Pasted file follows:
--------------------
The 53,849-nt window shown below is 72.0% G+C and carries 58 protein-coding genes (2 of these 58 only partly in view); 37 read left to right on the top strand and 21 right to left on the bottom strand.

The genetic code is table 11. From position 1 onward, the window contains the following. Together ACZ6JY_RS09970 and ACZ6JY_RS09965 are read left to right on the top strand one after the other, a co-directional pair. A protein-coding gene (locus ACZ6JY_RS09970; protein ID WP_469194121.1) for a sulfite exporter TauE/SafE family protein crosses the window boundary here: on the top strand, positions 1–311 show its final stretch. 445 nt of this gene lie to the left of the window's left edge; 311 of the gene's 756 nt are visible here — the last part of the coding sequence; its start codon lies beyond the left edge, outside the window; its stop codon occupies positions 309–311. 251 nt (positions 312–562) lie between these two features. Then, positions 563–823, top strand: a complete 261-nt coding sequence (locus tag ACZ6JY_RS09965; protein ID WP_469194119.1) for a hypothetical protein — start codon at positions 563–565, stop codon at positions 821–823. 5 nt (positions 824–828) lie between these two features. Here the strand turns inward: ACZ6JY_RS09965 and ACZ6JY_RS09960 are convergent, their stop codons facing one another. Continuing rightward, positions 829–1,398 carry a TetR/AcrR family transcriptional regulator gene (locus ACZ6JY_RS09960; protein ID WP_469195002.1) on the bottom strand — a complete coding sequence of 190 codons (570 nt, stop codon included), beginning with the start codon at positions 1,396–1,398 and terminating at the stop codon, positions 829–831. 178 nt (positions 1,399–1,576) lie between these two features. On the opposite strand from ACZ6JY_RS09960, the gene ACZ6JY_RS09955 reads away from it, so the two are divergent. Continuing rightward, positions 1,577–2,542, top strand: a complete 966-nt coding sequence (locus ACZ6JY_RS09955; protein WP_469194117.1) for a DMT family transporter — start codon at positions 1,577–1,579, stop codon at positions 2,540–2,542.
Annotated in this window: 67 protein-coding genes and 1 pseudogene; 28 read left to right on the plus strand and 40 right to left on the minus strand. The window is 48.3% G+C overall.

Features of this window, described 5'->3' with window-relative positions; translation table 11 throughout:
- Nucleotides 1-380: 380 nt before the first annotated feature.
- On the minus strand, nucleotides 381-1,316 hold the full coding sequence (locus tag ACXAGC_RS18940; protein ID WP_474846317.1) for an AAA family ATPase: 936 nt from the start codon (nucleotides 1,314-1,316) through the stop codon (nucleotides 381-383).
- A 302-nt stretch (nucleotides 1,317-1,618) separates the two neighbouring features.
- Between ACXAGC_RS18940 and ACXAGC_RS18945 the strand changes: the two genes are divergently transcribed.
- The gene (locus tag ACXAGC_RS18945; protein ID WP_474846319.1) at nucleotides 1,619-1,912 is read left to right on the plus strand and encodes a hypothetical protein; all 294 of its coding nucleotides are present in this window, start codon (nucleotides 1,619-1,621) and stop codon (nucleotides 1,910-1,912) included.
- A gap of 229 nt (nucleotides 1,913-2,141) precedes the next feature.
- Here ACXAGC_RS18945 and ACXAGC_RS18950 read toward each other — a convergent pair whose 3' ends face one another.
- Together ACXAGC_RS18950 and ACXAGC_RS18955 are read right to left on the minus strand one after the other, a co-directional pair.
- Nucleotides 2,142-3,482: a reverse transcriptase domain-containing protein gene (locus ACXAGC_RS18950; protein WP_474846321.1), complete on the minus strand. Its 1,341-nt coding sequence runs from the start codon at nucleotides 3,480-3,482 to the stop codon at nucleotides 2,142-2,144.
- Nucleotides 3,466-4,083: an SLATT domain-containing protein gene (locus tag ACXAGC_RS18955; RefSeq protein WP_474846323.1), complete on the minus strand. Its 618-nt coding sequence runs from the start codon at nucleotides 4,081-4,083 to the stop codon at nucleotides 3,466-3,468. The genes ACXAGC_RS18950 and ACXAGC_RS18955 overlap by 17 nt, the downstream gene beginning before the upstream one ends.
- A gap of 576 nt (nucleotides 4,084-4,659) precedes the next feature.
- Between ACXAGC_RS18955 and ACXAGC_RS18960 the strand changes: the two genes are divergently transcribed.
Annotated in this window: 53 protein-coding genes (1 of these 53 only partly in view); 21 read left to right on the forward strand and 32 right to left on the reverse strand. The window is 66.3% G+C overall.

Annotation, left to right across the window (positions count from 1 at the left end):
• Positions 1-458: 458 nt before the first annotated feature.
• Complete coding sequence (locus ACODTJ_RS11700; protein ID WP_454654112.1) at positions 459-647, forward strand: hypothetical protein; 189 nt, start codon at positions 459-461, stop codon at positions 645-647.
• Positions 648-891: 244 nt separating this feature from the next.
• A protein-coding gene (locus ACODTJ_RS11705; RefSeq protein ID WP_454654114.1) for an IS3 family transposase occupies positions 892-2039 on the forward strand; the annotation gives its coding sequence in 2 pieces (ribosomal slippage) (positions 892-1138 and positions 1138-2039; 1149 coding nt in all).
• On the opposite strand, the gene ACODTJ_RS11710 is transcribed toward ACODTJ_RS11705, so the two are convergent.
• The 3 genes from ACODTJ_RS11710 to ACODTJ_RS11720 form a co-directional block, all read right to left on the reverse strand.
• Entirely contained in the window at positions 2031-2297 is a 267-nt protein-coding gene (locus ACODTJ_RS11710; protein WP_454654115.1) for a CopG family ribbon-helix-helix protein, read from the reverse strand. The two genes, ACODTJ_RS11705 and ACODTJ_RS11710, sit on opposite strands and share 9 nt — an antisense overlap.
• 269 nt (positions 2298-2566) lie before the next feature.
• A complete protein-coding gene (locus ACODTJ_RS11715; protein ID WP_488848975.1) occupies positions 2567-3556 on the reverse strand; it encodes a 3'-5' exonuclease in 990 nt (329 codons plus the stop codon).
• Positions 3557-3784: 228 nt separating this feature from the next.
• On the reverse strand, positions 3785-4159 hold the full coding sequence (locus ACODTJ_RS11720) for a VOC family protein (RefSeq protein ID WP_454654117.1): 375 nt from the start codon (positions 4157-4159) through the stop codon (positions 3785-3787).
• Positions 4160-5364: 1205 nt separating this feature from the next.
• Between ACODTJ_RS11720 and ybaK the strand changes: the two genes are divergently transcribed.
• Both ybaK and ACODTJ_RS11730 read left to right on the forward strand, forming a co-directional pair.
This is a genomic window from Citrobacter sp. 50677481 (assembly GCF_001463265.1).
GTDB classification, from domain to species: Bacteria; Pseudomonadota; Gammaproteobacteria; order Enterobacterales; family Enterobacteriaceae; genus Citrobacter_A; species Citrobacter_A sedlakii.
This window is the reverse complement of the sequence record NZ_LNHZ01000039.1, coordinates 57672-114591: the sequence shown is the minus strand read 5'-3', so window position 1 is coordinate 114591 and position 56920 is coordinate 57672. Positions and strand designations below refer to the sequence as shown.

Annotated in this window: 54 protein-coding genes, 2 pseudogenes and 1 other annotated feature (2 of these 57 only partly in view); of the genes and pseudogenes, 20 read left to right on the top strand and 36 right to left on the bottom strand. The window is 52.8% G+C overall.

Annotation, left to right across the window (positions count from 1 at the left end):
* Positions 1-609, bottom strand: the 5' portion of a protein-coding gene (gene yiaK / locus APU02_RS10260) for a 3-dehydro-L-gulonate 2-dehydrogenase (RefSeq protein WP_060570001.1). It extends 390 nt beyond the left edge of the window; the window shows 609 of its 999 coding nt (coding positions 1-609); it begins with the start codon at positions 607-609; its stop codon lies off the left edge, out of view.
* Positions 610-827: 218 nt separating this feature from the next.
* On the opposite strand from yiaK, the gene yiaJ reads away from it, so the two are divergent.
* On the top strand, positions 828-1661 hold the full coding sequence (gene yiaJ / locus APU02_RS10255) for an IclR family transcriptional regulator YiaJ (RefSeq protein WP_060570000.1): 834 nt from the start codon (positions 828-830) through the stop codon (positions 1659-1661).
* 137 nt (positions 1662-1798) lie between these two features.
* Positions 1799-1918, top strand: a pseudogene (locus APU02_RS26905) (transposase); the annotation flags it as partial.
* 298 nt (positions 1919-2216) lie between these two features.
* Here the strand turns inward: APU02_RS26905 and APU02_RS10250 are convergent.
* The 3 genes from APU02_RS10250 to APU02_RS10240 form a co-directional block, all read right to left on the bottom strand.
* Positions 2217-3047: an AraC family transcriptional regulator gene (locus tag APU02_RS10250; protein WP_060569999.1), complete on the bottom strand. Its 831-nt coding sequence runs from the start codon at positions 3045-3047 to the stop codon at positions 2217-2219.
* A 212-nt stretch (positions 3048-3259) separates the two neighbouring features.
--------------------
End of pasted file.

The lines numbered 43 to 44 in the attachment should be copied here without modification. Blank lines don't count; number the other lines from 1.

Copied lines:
* Positions 1799-1918, top strand: a pseudogene (locus APU02_RS26905) (transposase); the annotation flags it as partial.
* 298 nt (positions 1919-2216) lie between these two features.